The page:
OBAMA: Come on man…

MALIK: Here are the nominees for Best Picture:

Arrival

Fences

Hacksaw Ridge

Hell or High Water

Hidden Figures

La La Land

Lion

Manchester by the Sea

Moonlight

Who Should Win: In another decade, I’d easily say ‘Hell or High Water’ or ‘Moonlight’ (best picture that feels nothing like a studio picture).  ‘Hell’ is this year’s best ‘right of center’ pic, ‘Moonlight’ the best ‘left of center’.  You already know what’s in the ultimate center (everyone likes something about it): La La Land.

Who I’m Cheering For: I’m not the crying type, but the only one of the above films that had me suffering from allergies in the third act was Moonlight.  And I was truly impressed by most of the field this year.

Who Will Win: As I said before, its ‘passionate’ fan base may be smaller, but across the board nearly everyone ‘likes’ something about La La Land.  Will be surprised if it doesn’t win the big one.

 

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Here are the nominees for Best Actress in a Leading Role:

Isabelle Huppert – Elle

Ruth Negga – Loving

Natalie Portman – Jackie

Emma Stone – La La Land

Meryl Streep – Florence Foster Jenkins

Who Should Win: Oh boy.  Well, let’s see.  We’re talking ‘best use of 2017 Emma Stone’ or ‘best use of 2017 Natalie Portman’ in most film geek minds.  They have two different career types, but within each of their ‘types’, my feeling is Portman’s performance is more Oscar worthy.

Who I’m Cheering For: Portman is my generation so there’s a lot of obvious bias there, but as a comedy fan I dig Emma Stone too.  The worst thing I have to say about her is in relation to her peers, she’s been very quiet as far as ‘the state of the world’ is concerned.  That doesn’t automatically mean she’s Tom Brady, just one of those things I notice.

Who Will Win: Emma Stone.

Here are the nominees for Best Actor in a Leading Role:

Casey Affleck – Manchester by the Sea

Andrew Garfield – Hacksaw Ridge

Ryan Gosling – La La Land

Viggo Mortensen – Captain Fantastic

Denzel Washington – Fences

Who Should Win: Very much a personal preference category.  Funny because on actor terms I like Gosling a lot, but I consider him the ‘weakest’ of these five.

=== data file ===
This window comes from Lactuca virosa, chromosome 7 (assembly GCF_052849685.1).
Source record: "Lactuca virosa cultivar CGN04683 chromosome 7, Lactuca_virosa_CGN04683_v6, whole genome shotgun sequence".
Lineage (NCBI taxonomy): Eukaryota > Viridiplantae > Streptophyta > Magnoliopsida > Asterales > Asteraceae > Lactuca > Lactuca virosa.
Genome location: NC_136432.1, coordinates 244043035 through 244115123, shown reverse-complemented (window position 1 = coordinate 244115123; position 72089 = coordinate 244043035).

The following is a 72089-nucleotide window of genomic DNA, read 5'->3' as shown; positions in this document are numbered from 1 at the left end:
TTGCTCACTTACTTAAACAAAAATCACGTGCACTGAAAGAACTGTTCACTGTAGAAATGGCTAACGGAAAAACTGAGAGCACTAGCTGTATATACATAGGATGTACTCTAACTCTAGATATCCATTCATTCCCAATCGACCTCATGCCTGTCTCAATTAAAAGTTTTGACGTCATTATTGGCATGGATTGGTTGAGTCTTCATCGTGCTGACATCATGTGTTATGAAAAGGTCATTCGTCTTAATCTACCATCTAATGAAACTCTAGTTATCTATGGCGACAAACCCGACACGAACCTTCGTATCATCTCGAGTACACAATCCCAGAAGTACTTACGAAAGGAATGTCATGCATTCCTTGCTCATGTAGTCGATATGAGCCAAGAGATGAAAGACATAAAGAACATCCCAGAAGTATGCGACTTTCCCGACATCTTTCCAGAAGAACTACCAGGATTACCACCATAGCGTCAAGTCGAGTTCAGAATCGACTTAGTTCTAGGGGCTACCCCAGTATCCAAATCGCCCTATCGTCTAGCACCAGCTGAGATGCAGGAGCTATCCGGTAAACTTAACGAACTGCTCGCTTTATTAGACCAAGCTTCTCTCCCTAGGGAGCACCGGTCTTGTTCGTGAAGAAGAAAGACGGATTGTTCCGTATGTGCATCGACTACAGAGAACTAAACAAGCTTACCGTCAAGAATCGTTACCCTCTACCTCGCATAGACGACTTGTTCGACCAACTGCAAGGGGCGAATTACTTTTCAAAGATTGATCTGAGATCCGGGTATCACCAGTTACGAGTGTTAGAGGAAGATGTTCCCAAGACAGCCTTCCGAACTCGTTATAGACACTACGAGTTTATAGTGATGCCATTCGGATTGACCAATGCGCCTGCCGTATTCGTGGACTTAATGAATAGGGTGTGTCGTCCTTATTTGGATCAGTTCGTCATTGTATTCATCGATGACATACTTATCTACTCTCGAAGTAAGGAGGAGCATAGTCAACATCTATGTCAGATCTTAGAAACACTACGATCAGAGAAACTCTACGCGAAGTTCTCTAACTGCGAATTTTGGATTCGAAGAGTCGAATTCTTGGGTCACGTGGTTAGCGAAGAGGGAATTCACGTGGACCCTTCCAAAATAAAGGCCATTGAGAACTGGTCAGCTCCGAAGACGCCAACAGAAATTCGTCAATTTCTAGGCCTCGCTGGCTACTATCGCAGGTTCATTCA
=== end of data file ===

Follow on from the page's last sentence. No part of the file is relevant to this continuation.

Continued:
Who I’m Cheering For: You look at that list and guess. Your first four guesses don’t count.

Who Will Win: Casey Affleck.

 

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Here are the nominees for Best Actor in a Supporting Role:

Mahershala Ali – Moonlight

Jeff Bridges – Hell or High Water

Lucas Hedges – Manchester by the Sea

Dev Patel – Lion

Michael Shannon – Nocturnal Animals

Who Should Win: It’s been a good year for movies, which means the supporting categories could easily go 6 or 7 deep with worthy candidates.  None of the five nominated feel out of place in my opinion.  It’s a genuine personal taste choice.

Who I’m Cheering For: My akhi of course.

Who Will Win: Feels like this is the finishing touch for a career year for Mr. Ali.

Here are the nominees for Best Actress in a Supporting Role:

Viola Davis – Fences

Naomie Harris – Moonlight

Nicole Kidman – Lion

Octavia Spencer – Hidden Figures

Michelle Williams – Manchester by the Sea

Who Should Win: Same general feeling as with the guys, I could add a couple other great supporting roles that didn’t make the cut, and there’s one that’s really a lead but, it is what it is.  By the definition of the award, Naomie was heartbreaking in her few scenes.

Who I’m Cheering For: We’re here now so I agree with the consensus that it seems off that Viola Davis doesn’t have an Oscar, so hopefully nothing really wild happens Sunday.

Who Will Win: Viola.